The memory management is also up to the application. It is assembly. There is no garbage collector. The code works on a (virtually) continuous memory segment that can grow or shrink via a system call and it is totally up to the application to decide which code fragment uses which memory address.

Two Stacks

There are two stacks the VM works with. One is the operation stack for arithmetic operations. The other one is the call stack. There are functions that can call each other and return to the caller. The call sequence is stored in a stack. This is a very usual approach. The only shortage is that there is no possibility to mark the call stack and purge it when an exception happens. The only possibility to handle try/catch programming structure is to generate code before and after function calls that check for exception conditions and if the exception is not caught on the caller function level then the code has to return to the higher level caller. This way the exception handling walks through the call stack with the extra generated code around each function call. This slows down not only the exception handling but also the function calls.

Single Thread

There is no threading in WebAssembly.

Support, Tooling

The fact that most of the browsers support WebAssembly is one half of the bread. There have to be developer tools supporting the concept to have code that can be executed.

There is an LLVM backed compiler solution so technically any language that is compiled to LLVM should be compilable to WebAssembly and run in the browser. There is a C compiler in the tooling and you can also compile RUST to WebAssembly. There is also a textual format in case you want to program directly in assembly level.


Security is at least questionable. First of all, WebAssembly is binary, therefore it is not possible, or at least complex to look at the code and analyze the code. The download of the code does not require channel encryption (TLS) therefore it is vulnerable to MITM attack. Similarly, WebAssembly does not support code signature that would assert that the code was not tampered with since being generated in the (hopefully protected) development environment.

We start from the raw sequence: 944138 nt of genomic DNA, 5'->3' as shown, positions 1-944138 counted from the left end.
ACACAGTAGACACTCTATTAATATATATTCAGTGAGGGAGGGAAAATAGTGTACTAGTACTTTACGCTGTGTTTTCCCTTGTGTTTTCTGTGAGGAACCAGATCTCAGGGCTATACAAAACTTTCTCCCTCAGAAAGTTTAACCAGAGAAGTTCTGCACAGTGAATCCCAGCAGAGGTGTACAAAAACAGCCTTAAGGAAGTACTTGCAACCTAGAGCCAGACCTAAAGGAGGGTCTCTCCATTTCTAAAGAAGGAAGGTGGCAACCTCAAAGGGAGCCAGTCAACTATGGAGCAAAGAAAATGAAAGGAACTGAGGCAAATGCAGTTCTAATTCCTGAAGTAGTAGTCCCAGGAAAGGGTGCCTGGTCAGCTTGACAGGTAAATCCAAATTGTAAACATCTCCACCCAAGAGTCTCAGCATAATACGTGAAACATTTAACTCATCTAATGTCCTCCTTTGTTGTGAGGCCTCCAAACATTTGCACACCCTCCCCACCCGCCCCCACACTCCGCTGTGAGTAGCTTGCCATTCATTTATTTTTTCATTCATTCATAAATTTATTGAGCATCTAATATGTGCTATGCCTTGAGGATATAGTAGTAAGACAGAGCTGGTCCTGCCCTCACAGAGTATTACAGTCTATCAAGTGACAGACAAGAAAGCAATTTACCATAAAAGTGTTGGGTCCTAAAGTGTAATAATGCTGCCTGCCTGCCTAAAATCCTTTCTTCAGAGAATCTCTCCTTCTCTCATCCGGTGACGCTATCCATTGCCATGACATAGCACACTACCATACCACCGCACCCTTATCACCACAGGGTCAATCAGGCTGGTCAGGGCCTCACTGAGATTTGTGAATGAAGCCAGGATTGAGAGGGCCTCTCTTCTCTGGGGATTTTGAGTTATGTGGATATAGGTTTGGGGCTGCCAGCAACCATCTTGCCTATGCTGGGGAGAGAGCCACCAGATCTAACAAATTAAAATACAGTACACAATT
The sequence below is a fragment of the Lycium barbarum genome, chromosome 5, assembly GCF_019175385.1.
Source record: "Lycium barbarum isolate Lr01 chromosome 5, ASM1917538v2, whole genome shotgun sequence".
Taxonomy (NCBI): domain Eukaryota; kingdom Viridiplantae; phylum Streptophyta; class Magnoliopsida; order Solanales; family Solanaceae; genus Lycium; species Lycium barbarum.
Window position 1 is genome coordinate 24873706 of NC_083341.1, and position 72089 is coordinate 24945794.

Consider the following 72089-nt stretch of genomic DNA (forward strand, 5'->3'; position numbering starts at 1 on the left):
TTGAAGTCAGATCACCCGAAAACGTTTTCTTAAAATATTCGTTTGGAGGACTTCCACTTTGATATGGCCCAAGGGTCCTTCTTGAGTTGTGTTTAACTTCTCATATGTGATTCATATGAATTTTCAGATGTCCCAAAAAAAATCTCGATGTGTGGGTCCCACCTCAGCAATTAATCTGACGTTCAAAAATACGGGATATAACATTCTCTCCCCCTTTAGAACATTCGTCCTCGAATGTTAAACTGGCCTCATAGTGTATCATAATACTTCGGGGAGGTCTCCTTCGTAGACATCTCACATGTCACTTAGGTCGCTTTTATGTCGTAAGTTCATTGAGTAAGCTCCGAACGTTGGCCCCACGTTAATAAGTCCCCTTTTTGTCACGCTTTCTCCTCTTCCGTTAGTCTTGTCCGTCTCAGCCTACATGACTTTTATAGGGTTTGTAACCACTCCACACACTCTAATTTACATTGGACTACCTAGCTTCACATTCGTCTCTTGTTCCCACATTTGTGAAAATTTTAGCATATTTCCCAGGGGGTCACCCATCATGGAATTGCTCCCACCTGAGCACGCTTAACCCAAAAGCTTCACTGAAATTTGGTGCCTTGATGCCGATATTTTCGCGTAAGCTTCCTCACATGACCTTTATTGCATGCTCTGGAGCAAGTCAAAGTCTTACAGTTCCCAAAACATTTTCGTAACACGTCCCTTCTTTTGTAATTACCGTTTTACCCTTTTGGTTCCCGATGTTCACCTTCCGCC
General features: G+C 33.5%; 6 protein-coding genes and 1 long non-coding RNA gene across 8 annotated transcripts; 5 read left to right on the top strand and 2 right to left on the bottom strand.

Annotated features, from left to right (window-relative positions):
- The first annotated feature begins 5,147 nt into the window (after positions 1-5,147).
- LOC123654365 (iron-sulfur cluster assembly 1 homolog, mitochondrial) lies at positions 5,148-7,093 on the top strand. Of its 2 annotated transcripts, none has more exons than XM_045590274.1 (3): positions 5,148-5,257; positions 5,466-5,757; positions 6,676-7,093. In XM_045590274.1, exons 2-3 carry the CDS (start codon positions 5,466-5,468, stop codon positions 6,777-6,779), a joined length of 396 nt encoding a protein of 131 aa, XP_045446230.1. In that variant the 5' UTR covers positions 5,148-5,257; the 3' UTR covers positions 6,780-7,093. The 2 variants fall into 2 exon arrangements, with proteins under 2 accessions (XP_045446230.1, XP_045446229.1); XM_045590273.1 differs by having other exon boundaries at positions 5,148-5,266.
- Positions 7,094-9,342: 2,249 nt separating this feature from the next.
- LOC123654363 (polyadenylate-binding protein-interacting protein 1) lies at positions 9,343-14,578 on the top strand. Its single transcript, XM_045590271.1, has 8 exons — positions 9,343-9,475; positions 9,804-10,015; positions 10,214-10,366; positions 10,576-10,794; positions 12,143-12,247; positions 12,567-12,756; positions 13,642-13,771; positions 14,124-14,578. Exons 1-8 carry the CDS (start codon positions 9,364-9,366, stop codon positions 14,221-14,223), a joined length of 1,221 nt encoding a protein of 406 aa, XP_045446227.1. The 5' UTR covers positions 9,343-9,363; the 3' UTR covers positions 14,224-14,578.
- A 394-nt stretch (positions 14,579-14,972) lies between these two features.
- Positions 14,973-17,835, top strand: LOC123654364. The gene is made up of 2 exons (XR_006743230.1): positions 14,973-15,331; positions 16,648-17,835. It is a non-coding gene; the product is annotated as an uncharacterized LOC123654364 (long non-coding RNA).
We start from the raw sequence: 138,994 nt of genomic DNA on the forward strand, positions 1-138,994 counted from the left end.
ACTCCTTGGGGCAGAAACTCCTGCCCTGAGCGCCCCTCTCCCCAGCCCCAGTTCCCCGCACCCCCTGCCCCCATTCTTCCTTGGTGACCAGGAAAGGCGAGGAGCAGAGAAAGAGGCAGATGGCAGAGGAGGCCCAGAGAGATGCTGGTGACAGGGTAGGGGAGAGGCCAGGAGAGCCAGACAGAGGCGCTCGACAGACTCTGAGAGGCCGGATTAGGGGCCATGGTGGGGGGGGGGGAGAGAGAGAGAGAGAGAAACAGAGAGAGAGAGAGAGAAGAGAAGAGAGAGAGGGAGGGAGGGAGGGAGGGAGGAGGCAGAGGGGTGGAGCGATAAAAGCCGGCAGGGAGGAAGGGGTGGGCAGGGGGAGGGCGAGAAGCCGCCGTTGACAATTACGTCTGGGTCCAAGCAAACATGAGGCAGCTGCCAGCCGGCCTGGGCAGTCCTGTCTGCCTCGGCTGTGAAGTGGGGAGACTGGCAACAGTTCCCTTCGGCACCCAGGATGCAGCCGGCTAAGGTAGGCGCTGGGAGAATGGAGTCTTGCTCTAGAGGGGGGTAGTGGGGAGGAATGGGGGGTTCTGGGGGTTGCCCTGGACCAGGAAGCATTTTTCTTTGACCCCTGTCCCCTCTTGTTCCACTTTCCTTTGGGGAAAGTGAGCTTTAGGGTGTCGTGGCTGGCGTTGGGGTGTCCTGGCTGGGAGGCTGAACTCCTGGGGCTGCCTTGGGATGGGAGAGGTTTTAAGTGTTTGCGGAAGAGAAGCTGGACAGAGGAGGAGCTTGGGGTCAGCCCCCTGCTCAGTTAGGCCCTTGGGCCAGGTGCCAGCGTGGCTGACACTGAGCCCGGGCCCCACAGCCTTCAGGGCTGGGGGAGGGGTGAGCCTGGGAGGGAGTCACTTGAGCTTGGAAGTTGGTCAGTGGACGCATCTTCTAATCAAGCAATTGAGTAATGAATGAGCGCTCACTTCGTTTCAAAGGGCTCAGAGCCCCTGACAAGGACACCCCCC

WebAssembly runs in a sandbox, just like JavaScript or like Flash was running. Fairly questionable architecture from the security point of view.

You can read more on the security questions in this article.


WebAssembly was developed for to years to reach a Minimal Viable Product (MVP) that can be used as a PoC. There are features, like garbage collection, multi-thread support, exception handling support, SIMD type instructions, DOM access support directly from WebAssembly, which are developed after MVP.

Present and Future

I can say after playing like a weekend with WebAssembly that it is an interesting and nice toy. In its current state, it is a toy, nothing more. Without the features planned after MVP, I see only one viable use case: WebAssembly is the perfect tool to deploy malicious mining code on the client machines. In addition to that, any implementation flaw in the engine is a security risk. Note that these security risks come from a browser functionality that gives no value to the average user. You can disable WebAssembly in some of the browsers. It is a little worrisome that it is enabled by default, although it is needed only for early adopters for PoC and not commercial projects. If I were paranoid I would say that the browser vendors, like Google, have a hidden agenda with the WebAssembly engine in the browser.

I am afraid that we see no security issues currently with WebAssembly only because technology is new and IT felons have not learned yet the tools. I am almost certain that the security holes are currently lurking in the current code waiting to be exploited. Disable WebAssembly in your browser till you want to use it. Perhaps in a few years (or decades).

The original aim was to amend JavaScript. With the features after MVP, I strongly believe that WebAssembly will rather aim to replace JavaScript than amend it. There will be a time when we will be able to write applications to run in the browser in Golang, Swift, Java, C, Rust or whatever language we want to. So looking at the question in the title “will Java get back to the browser?” the answer is definitely NO. But some kind of VM technology, JIT, bytecode definitely will sometime in the future.

But not yet.

6 thoughts on “Java getting back to the browser?

      1. tamasrev

        The wikipedia gives the following definition: “The second-system effect (also known as second-system syndrome) is the tendency of small, elegant, and successful systems, to be succeeded by over-engineered, bloated systems, due to inflated expectations and overconfidence.”